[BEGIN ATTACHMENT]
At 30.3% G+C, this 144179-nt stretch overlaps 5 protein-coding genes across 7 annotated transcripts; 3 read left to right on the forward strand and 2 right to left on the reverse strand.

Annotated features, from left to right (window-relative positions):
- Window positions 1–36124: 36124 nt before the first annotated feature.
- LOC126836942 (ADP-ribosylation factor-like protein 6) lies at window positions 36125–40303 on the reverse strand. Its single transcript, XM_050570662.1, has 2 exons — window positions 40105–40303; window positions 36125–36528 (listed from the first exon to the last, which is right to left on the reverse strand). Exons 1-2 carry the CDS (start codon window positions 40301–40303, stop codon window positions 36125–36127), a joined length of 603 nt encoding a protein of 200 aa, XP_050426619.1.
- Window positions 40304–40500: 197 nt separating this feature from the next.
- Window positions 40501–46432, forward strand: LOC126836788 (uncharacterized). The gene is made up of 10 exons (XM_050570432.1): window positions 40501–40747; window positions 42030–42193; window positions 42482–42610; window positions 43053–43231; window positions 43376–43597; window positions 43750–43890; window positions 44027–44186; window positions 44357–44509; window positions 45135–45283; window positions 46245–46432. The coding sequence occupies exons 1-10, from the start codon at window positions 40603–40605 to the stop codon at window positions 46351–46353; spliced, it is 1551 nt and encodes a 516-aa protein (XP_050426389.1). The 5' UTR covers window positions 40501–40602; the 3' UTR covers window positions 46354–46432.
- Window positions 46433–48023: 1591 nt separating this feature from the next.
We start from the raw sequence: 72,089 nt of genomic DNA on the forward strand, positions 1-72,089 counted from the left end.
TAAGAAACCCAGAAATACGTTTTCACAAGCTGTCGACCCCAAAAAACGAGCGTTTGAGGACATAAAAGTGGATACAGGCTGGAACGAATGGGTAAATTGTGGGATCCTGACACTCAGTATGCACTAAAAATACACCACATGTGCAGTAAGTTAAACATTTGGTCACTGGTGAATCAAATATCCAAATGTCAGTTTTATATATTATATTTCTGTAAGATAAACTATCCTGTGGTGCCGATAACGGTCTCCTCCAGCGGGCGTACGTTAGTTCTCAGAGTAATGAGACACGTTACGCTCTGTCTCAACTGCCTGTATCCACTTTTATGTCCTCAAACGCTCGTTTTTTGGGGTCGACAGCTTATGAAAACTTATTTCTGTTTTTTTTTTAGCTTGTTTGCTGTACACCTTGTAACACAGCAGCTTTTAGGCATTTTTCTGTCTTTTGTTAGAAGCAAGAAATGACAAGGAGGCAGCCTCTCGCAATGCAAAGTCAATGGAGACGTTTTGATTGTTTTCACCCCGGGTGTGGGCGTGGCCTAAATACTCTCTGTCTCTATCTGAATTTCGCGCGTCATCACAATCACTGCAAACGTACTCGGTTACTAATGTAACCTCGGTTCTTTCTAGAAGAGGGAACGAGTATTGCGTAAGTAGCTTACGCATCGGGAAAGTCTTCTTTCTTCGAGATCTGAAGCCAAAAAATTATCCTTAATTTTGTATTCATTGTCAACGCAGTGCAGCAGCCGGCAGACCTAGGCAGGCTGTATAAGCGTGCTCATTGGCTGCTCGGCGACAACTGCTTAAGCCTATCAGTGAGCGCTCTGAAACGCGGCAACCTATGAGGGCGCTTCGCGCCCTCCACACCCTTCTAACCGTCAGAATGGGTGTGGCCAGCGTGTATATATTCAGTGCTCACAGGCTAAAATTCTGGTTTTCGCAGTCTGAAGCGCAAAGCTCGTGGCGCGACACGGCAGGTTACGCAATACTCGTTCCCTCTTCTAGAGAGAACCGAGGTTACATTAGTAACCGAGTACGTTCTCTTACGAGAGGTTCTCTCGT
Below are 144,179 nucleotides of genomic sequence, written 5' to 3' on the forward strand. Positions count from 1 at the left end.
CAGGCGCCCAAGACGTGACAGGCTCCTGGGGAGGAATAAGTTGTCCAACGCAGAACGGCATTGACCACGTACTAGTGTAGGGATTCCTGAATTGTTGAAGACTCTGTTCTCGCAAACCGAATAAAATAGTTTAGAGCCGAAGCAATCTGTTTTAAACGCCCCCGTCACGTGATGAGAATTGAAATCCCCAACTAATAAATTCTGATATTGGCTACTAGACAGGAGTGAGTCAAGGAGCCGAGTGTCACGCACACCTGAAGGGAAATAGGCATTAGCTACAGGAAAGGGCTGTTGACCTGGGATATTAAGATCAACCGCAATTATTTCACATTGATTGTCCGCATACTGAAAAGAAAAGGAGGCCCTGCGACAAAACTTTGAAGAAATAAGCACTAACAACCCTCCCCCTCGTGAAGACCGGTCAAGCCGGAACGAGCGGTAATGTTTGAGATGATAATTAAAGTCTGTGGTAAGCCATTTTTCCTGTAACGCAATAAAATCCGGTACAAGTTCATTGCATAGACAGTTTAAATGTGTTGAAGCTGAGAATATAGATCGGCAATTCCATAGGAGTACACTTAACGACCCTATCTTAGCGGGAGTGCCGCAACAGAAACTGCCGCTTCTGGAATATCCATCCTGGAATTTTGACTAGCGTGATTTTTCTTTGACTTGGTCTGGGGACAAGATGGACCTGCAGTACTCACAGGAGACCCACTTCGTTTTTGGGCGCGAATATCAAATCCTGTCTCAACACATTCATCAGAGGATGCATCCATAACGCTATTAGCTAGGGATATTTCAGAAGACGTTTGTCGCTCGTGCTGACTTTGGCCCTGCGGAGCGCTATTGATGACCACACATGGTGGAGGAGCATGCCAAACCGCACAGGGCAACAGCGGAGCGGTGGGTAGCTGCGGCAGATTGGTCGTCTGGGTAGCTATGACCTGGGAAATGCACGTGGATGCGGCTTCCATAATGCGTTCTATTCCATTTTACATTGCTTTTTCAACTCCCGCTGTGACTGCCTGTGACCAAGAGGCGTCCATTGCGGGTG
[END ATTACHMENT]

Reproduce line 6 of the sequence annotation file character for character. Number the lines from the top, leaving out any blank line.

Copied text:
- Window positions 40501–46432, forward strand: LOC126836788 (uncharacterized). The gene is made up of 10 exons (XM_050570432.1): window positions 40501–40747; window positions 42030–42193; window positions 42482–42610; window positions 43053–43231; window positions 43376–43597; window positions 43750–43890; window positions 44027–44186; window positions 44357–44509; window positions 45135–45283; window positions 46245–46432. The coding sequence occupies exons 1-10, from the start codon at window positions 40603–40605 to the stop codon at window positions 46351–46353; spliced, it is 1551 nt and encodes a 516-aa protein (XP_050426389.1). The 5' UTR covers window positions 40501–40602; the 3' UTR covers window positions 46354–46432.